I think we call it out, every time we see it. We make a fuss, and we let writers, directors, and actors know that this is a toxic trope in storytelling that bears no similarity whatsoever to the reality of the job. One problem is that journalists shouldn’t be, and shouldn’t want to be, part of the story. Most people get into this job because they want to tell other people’s stories, not their own. And that creates a paradox where the reality of the job isn’t then communicated to people outside the industry. That said, whenever real stories about the process of journalism are told onscreen (I’m thinking of Spotlight or in book form “She Said”) they tend to be thrilling and propulsive, so I’m hopeful they can make a small difference.

The Center for Journalism Ethics encourages the highest standards in journalism ethics worldwide. We foster vigorous debate about ethical practices in journalism and provide a resource for producers, consumers and students of journalism. Sign up for our quarterly newsletter here.


Cultivating coverage: the future of arts reporting

Photo by Matthew T Rader on Unsplash. Mural of late Chicago photographer Vivian Maier by the Brazilian street artist Eduardo Kobra found in the Wicker Park neighborhood of Chicago.


When newsroom budgets shrink, arts and culture reporters are often the first to go. Gone are the stories about the theater troupe or the big show coming to town, the books local people are writing or the latest movie to draw lines of fans.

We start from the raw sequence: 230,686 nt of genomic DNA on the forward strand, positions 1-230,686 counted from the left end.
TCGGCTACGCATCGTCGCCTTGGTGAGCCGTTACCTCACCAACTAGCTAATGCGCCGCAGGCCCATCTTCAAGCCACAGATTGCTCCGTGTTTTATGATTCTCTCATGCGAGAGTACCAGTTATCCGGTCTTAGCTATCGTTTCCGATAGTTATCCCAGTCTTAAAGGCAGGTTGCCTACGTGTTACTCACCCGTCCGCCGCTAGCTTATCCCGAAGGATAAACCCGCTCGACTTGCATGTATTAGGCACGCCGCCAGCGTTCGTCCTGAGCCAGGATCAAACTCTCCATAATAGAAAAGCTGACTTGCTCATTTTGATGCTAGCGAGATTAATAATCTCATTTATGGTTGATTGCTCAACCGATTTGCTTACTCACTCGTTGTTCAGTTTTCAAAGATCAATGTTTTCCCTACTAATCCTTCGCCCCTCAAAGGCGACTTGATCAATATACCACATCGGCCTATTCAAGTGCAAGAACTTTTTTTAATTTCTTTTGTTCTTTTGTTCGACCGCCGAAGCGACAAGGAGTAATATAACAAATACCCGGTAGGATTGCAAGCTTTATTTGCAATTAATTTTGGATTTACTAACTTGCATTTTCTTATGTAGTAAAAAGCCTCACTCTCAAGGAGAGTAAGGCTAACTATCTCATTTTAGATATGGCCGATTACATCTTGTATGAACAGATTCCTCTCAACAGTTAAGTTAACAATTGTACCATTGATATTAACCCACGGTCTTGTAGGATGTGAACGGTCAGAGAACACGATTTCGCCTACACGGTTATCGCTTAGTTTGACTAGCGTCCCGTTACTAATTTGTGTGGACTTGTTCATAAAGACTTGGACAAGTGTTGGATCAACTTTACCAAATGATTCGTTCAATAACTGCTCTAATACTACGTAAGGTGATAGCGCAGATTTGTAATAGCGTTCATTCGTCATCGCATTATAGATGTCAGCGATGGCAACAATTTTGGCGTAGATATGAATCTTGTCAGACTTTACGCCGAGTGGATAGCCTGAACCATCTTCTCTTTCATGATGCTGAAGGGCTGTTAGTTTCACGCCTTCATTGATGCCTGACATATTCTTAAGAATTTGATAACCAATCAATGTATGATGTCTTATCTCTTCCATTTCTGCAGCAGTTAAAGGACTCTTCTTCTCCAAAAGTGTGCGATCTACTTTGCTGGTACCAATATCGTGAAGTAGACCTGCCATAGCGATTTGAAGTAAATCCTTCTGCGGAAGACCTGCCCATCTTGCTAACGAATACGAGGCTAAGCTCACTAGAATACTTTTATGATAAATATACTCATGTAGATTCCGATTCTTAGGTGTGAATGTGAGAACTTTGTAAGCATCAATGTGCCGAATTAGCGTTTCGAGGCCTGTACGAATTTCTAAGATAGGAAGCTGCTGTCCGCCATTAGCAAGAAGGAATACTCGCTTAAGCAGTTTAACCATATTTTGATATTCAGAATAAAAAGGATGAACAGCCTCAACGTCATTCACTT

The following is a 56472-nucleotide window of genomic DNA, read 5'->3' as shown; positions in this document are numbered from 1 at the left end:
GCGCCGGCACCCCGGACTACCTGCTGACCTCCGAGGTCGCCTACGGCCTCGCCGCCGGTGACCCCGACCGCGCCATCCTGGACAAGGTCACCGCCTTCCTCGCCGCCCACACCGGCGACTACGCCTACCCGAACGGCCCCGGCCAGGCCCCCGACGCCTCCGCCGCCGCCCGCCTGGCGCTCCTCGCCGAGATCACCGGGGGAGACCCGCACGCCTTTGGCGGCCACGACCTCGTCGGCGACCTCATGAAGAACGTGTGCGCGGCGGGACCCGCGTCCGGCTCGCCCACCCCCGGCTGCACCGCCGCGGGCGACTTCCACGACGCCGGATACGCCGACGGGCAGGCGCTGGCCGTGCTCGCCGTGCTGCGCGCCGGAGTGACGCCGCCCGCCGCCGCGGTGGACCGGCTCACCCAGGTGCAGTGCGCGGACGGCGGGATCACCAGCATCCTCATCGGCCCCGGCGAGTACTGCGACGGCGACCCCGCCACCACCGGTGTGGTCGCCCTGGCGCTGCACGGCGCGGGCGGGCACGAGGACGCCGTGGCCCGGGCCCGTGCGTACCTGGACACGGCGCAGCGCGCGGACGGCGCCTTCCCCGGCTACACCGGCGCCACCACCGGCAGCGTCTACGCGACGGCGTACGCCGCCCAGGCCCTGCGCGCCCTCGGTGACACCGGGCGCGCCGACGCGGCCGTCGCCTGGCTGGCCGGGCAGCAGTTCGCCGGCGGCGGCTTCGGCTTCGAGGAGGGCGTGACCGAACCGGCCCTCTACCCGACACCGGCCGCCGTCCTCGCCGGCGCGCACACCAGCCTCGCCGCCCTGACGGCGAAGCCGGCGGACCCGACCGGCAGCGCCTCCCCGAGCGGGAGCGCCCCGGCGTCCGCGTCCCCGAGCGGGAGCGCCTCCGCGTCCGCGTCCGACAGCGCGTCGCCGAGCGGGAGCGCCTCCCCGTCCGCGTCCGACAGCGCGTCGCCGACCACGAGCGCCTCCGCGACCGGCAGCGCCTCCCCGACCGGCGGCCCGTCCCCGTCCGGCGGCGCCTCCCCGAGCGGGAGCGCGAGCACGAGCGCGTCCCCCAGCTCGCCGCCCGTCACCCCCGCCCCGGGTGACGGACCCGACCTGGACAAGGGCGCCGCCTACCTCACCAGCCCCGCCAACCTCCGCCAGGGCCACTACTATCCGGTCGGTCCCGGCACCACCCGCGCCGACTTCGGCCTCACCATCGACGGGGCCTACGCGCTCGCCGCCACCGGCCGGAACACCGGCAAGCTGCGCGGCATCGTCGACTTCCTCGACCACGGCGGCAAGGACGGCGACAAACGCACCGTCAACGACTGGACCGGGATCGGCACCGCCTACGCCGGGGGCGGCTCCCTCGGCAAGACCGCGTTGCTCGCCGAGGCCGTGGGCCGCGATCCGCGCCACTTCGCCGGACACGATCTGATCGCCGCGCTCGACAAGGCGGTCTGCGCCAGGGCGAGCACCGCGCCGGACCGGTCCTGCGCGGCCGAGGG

But what exactly do we stand to lose when our local and national news organizations neglect to cover the arts and culture of our day? And, in times of media downsizing, what’s the best way to mitigate those losses or ensure continued coverage? 

According to Tom Huang, assistant managing editor for Journalism Initiatives at the Dallas Morning News, “arts and culture are incredibly important for the health of the city, both for the economy and the city’s life. Those things need to flourish, and the ability to cover them and everything that they do, that’s important too, because they need that spotlight.”   

Indeed, the U.S. Bureau of Economic Analysis reported that in 2018, the arts contributed over $763 billion dollars to the U.S economy. Arts coverage is a part of this equation, driving attention to the arts and boosting the profits of art organizations often operating on tight budgets.

But it’s not all about the numbers. Cat Capellaro, the arts and culture editor at Isthmus Magazine, points to what she sees as the essential work of artists in society. “Artists are a part of our society, a really important part of it, because they have the ability to comment on something in a different way that might really open your eyes,” she says. “Art can make a difference in the public conscience.”

In the face of declining coverage, people like Huang are looking for ways to keep cultural reporting alive. He asks, “As arts journalism staffs are decreasing, how do we make sure that other kinds of journalists are still covering the most important aspects of the arts?”

In Dallas, he’s working on adapting journalism’s business model to the new online landscape. “As we become a digital first newsroom, it’s become really important for these stories to do well digitally,” he says. In May 2019, Huang held a workshop at the Poynter Institute titled “How to Cover Arts on Any Beat,” which promised to “give resource-strapped reporters and editors creative and sustainable approaches to incorporating arts coverage in business, government, education, features and breaking news stories.” Journalists from across the country attended, including Alejandra Salazar, an assistant producer at WNYC